Here’s looking at: Vincent Van Gogh’s Olive grove with two olive pickers

The pickers and sinewy olives in this painting all strain upward towards the hope of spiritual salvation. But six months after he completed it, Vincent Van Gogh walked out into a wheat field and shot himself.
Detail of Brook Andrew, Sexy and dangerous 1996. courtesy National Gallery of Victoria

Here’s Looking at: Brook Andrew’s Sexy and dangerous

A 20th-century image of an anonymous 'Aboriginal Chief' becomes an investigation of power, colonialism and queer sexuality in the hands of Brook Andrew.
Detail of Judy Watson, black ground (1989) courtesy of the National Gallery of Victoria. © Judy Watson/Licensed by VISCOPY, Australia

Here’s looking at: black ground, 1989 by Judy Watson

Judy Watson pours ochre and pigment onto unstretched canvases laid on the ground. The puddling and drying created an image of a simple termite mound with a profound connection to country.
Summer in the you beaut country, John Olsen, 1962. Courtesy National Gallery Victoria, © John Olsen

Here’s looking at: John Olsen, Summer in the You Beaut Country, 1962

A yellow line becomes a blistering ray of sunlight in Summer in the You Beaut Country. John Olsen's paintings, often described as 'quintessentially Australian', teem with life.
Mike Parr’s performance work ‘Jackson Pollock the female’ is part homage and part sabotage. National Gallery of Australia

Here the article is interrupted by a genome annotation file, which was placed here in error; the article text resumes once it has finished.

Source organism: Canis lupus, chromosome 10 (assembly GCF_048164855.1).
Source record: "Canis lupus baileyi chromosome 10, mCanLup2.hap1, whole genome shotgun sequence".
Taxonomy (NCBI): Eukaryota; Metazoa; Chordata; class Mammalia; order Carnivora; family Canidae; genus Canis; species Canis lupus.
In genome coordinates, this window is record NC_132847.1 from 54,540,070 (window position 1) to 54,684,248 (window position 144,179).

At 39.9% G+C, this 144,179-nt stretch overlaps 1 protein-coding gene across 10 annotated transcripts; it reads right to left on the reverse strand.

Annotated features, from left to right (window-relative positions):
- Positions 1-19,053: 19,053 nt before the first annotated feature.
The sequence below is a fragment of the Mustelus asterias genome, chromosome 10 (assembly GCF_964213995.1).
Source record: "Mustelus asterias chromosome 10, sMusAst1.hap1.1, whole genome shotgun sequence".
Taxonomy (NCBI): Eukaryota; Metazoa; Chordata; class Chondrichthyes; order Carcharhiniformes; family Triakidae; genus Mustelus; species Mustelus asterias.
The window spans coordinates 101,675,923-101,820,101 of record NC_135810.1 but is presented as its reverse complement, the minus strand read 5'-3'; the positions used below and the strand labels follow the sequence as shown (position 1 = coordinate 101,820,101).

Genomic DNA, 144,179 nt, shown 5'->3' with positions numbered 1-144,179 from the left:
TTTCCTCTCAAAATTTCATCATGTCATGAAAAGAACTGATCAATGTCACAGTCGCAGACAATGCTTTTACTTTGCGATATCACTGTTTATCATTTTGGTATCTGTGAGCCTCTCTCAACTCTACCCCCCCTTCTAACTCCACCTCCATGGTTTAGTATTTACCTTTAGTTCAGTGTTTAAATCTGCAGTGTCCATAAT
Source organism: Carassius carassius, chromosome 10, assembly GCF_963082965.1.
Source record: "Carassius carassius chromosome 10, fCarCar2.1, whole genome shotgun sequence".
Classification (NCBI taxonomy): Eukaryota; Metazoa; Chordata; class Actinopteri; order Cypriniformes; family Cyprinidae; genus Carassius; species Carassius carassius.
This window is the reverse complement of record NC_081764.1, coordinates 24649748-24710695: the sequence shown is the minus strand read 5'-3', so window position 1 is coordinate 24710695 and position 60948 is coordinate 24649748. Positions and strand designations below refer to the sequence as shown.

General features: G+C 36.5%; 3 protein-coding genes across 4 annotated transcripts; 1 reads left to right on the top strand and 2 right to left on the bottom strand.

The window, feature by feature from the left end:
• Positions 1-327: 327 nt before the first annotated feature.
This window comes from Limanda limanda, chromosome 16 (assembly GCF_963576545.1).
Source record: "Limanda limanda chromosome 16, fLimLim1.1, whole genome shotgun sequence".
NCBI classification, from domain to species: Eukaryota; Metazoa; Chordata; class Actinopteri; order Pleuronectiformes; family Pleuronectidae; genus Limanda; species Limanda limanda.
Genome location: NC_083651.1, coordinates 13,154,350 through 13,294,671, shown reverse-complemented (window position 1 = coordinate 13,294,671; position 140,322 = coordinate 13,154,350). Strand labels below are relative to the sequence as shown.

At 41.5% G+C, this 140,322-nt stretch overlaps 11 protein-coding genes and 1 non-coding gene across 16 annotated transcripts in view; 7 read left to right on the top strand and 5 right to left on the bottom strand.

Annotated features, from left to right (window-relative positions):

Here’s looking at: Mike Parr’s Jackson Pollock the Female

Jackson Pollock's Blue Poles is one of Australia's most famous cultural acquisitions. When Mike Parr lay supine before it, streaked with his own blood, he offered a new way of looking at the act of painting.
‘Everything is sharply defined; we can even count his freckles.’ Detail of Diane Arbus, Boy with a straw hat waiting to march in a pro-war parade, N.Y.C., 1967. Courtesy of the National Gallery of Australia

Here’s looking at: ‘Boy with a straw hat …’ by Diane Arbus

In 1967, as flower children across America marched against the Vietnam war, Diane Arbus chose to photograph a young man wearing a 'Bomb Hanoi' badge. What did she capture, about the boy and the time?
Detail of Mirdidingkingathi Juwarnda Sally Gabori, Dibirdibi Country – Topway 2016. Queensland Art Gallery | Gallery of Modern Art Collection Image courtesy Alcaston Gallery © The Estate of the Artist and Viscopy Australia

Here’s looking at: Dibirdibi Country – Topway by Mirdidingkingathi Juwarnda Sally Gabori

Mirdidingkingathi Juwarnda Sally Gabori began painting in her 80s, and over ten years created an extraordinary body of work. Her paintings are more like music and dance – depicting the stories of the Kaiadilt people for the first time.
Detail of Frida Kahlo, Self-portrait with monkeys 1943. The Jacques and Natasha Gelman Collection of Mexican Art © 2016 Banco de Mexico Diego Rivera Frida Kahlo Museums Trust, Mexico DF

Here’s looking at Frida Kahlo’s Self-portrait with monkeys

The Mexican artist Frida Kahlo kept monkeys as pets and painted them often. They symbolised the children she couldn't have and were worshipped as gods of fertility in Aztec times.